IONTOPHORESIS has proved to be a very effective treatment for excessive sweating of the hands (palmar hyperhidrosis) and feet (plantar hyperhidrosis), and pads are now available for armpits (axillary hyperhidrosis) as well. If you do not get a successful result using aluminium chloride antiperspirants, then, if you suffer from hyperhidrosis of the hands, feet or axillae, you will probably be referred to a Dermatologist for iontophoresis.Please see this video The ONE Show - Iontophoresis
Although the exact mechanism for the effects of tap water iontophoresis on hyperhidrosis remains uncertain, there are a number of theories of why it is effective for hyperhidrosis.
The hands and/or feet are placed in shallow plastic trays which are filled with water, and connected to an iontophoresis machine. A low intensity electrical current is passed through the hands and/or feet. For armpits, axillae electrodes and pads attached to the iontophoresis machine are placed under the arm.
The treatment takes 20 to 30 minutes, and is totally pain-free. The user only feels a 'pins and needles' sensation in the hands or feet and armpits.
For the first two weeks, treatments are given every few days (see Iontophoresis treatment schedule), and nearly all patients find that they have stopped sweating after 4-7 treatments. After this, a maintenance treatment is recommended as soon as the affected areas start to become clammy, and before sweating starts again. A regular maintenance treatment is then needed, anything from twice a week to once a month or so. Most people find a 20 minute treatment once a week successfully controls their symptoms. Iontophoresis treatment can be done as many times as necessary, is cheap, and completely safe.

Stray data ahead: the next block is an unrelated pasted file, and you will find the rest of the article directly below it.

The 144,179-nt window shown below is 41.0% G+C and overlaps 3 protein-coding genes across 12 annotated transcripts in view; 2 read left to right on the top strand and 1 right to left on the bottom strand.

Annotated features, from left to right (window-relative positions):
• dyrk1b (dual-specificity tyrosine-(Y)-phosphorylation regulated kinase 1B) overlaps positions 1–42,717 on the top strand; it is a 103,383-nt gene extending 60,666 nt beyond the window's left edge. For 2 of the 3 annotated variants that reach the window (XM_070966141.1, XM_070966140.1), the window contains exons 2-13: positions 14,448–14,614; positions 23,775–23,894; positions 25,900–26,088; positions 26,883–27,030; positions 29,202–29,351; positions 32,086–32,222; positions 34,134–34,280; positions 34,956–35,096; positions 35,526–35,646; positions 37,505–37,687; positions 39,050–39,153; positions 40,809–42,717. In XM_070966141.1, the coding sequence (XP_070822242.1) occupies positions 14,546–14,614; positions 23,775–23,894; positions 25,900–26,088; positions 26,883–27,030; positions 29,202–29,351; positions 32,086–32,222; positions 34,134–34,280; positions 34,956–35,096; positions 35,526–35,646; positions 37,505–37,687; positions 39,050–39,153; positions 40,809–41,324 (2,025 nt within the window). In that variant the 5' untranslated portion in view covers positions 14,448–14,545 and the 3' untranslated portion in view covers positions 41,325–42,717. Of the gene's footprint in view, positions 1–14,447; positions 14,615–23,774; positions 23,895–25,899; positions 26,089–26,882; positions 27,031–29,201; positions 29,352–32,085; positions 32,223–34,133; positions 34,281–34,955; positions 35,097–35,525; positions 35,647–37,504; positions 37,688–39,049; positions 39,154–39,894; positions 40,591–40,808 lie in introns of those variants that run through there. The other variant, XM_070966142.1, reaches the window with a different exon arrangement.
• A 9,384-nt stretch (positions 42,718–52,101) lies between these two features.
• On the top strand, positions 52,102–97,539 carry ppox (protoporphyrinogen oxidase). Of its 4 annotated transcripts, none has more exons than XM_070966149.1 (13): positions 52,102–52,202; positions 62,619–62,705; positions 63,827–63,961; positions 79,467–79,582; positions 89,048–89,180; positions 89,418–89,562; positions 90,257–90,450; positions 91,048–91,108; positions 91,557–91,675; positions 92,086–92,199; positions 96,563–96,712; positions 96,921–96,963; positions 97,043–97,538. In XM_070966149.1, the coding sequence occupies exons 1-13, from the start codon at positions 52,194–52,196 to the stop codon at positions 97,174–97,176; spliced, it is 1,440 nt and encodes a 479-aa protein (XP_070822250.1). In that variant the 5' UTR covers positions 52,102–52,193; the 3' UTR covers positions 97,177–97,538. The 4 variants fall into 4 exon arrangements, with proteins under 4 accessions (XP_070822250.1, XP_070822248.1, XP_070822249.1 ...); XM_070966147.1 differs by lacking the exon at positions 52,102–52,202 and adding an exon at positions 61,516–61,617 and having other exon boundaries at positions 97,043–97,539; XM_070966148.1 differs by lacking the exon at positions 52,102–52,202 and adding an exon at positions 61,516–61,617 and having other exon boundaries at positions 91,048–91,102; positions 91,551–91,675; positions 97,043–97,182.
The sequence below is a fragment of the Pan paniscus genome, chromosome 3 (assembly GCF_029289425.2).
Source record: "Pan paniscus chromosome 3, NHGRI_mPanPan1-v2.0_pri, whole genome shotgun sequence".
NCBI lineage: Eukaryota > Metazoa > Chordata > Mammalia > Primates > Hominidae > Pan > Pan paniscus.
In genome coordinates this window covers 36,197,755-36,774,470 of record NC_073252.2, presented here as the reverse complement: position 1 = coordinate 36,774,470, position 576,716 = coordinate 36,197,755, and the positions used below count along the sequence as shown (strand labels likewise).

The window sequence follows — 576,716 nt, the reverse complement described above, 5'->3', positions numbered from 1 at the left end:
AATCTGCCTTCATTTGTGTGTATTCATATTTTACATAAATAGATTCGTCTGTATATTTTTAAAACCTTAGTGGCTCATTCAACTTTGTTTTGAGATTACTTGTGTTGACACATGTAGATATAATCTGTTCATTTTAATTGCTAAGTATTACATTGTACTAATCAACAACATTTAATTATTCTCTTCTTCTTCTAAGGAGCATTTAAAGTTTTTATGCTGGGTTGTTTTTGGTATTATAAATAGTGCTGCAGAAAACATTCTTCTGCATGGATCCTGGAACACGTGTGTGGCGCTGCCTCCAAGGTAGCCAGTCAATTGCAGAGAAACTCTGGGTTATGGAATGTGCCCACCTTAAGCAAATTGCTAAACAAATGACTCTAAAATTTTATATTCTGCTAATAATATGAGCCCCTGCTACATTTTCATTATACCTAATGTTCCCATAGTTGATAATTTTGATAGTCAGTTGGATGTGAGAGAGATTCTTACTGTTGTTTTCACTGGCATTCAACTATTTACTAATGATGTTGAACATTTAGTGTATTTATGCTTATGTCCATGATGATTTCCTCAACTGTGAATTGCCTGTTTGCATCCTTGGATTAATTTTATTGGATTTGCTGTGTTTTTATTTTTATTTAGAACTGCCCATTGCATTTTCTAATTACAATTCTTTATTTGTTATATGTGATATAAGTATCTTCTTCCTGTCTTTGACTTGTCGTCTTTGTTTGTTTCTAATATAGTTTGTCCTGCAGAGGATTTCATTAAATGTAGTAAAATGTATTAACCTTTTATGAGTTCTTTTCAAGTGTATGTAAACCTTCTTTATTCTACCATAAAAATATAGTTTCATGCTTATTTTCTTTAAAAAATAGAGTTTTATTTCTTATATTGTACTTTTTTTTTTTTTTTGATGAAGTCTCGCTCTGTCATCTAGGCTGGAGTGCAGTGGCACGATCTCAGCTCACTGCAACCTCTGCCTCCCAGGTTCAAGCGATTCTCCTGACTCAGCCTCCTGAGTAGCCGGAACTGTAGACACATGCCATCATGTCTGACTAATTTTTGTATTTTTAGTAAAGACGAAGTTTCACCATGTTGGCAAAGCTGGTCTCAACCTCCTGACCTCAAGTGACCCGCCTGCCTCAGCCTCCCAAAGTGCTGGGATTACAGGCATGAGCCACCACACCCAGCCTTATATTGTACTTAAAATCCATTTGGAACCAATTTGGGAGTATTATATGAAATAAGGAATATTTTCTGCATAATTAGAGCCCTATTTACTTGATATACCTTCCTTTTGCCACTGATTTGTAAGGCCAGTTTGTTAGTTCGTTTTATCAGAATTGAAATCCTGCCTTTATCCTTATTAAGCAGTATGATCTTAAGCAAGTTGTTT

Until recently iontophoresis was only carried out in hospital dermatology departments, requiring a trip to hospital for each treatment. This can be time-consuming and impractical for some. However, smaller battery powered machines can now be bought for home use if you find the treatment works for you, see www.iontophoresis.info. Prices range from £320 - £500, and if you have been diagnosed with hyperhidrosis you may be eligible for VAT exemption.
Machines that plug into the mains electricity supply are not recommended. Before you buy a machine, you should take advice from the specialist who recommended iontophoresis for you.
In some areas the tap water can be too soft for iontophoresis to be effective. If you live in a very soft water area and find iontophoresis doesn't work for you, then try adding 2 teaspoons of bicarbonate of soda (baking soda). Using bottled Badoit water (available in most supermarkets) can have the same effect.
Tap water iontophoresis works for 85% of patients. For the few patients who do not get complete relief with tap water iontophoresis, a drug called Glycopyrronium Bromide (Robinul) (available on prescription) can be added to the tap water and will give good results.
There are generally no side effects, although it is important to follow the manufacturer's guidelines to avoid mild burns and spasms of electrical current occurring.
Some people may experience irritation and redness along the water line. Apply 1% Hydrocortisone cream (available from pharmacies) immediately after the treatment.
If the current used for underarms is too high, or the axillae pad is not wet enough, redness and small blisters may occur.
It is wise to cover any open wounds (cuts, hangnails etc.) with petroleum jelly (Vaseline®) before treatment.
Keep your hands well moisturised if you are having regular iontophoresis.
You should not have iontophoresis if you are pregnant, have a metal implant (such as a joint replacement), or if you have a cardiac pacemaker or similar device.
Many hospital dermatology departments offer a course of iontophoresis treatment, and you can ask your GP for a referral.
If your GP can't find a hospital that carries out iontophoresis, contact us with details of where you live and we may be able to help. A good source of information on iontophoresis can be found on: www.iontophoresis.info